• Permission to Respond to Emails on Our Own Time

    by  • September 25, 2017 • You are probably sorry you asked • 0 Comments

    Dear self, (and anyone else who needs it)

    Here it is. You were waiting for it (or at least, I was, for a long time), so please feel free to print out as many copies as you need:

    This certificate hereby entitles the bearer,

    ……………..[your name here]……………

    to delay responding to non-urgent emails, social media, texts, and voicemails until a time that is convenient for them. “Urgency” is decided solely at the discretion of the bearer.

    I need this because unanswered emails sit on the back of my brain. They itch like a cheap tag on the neck of my shirt.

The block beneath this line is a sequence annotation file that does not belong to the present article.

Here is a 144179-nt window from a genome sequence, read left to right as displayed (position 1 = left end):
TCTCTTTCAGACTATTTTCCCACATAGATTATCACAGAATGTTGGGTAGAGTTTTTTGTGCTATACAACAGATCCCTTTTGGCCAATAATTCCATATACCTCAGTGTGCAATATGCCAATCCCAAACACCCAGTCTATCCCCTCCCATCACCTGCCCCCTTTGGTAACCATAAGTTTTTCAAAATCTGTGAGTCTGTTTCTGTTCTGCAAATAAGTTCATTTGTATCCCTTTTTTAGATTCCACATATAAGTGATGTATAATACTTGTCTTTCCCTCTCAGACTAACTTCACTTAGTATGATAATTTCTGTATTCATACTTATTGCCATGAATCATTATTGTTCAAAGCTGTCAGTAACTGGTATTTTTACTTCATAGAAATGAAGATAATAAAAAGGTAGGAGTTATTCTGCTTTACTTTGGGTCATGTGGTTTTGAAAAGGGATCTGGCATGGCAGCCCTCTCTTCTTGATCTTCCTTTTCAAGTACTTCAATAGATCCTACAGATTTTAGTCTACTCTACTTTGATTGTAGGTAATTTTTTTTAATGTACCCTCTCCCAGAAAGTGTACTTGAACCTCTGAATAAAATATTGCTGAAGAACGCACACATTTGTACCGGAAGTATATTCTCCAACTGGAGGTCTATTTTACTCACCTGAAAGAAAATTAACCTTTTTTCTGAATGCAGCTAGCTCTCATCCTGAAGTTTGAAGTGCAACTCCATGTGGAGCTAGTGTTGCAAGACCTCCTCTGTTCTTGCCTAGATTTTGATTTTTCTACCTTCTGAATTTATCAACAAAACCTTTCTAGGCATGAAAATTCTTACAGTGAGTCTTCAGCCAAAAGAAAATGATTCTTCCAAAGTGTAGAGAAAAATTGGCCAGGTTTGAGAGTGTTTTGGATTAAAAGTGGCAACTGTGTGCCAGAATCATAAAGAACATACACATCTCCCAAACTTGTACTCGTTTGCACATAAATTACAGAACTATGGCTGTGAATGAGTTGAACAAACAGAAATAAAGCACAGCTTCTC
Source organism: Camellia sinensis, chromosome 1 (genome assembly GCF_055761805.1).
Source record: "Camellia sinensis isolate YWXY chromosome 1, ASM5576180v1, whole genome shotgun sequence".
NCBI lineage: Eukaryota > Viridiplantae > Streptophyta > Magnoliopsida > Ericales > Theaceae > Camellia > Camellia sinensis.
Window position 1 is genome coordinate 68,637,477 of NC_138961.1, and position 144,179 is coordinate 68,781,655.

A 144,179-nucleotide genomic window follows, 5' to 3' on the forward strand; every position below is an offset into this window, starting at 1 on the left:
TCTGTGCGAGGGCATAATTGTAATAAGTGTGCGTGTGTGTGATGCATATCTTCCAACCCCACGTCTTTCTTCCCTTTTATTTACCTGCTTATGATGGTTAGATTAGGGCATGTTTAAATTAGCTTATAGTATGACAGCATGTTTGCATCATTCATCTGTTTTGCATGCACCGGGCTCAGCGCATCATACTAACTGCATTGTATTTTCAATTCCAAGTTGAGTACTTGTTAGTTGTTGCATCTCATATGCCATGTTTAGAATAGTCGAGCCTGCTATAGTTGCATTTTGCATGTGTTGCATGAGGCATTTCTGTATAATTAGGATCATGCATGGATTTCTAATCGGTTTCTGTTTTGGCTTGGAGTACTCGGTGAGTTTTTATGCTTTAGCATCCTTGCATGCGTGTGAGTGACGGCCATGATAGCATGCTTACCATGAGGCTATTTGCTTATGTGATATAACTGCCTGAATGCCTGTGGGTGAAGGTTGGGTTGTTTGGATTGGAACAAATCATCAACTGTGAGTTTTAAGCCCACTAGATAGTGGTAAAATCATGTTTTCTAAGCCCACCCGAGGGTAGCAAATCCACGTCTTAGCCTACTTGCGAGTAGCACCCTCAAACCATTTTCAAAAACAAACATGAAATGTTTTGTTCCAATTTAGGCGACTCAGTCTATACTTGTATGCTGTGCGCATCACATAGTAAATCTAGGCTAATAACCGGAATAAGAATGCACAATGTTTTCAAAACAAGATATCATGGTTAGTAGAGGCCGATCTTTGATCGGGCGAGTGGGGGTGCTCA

I feel bad when there is a message in my inbox that I could respond to right away but choose not to for any number of good reasons like:

    • I don’t feel up to it right now
    • I am doing some other, more complicated thing
    • I am doing something higher on my list of priorities
    • I need some down time

    I feel especially bad when this message comes from somebody I care about and like — I sure do want to answer them back! I don’t want them to be unhappy, and I worry that if I don’t answer this message right the heck away, they might interpret my hesitation as dislike or disinterest, even though of course I wouldn’t think the same of them if they took a little while to respond to me.